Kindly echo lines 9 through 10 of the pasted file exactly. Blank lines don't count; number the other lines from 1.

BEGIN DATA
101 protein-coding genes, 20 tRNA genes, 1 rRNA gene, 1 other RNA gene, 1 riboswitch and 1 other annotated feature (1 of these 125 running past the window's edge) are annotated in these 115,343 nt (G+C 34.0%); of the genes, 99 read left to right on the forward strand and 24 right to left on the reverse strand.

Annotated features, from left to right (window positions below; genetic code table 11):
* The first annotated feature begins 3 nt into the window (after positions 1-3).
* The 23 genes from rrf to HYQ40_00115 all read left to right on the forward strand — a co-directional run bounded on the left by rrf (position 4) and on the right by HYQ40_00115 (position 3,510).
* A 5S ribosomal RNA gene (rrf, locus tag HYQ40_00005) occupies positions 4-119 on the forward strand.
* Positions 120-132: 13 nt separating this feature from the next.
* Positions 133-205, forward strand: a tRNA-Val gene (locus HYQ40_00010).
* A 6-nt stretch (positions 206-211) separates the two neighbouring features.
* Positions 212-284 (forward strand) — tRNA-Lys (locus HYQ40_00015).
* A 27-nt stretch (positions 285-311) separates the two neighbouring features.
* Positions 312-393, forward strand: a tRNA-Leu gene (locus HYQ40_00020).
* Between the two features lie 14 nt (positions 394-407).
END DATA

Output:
* Positions 212-284 (forward strand) — tRNA-Lys (locus HYQ40_00015).
* A 27-nt stretch (positions 285-311) separates the two neighbouring features.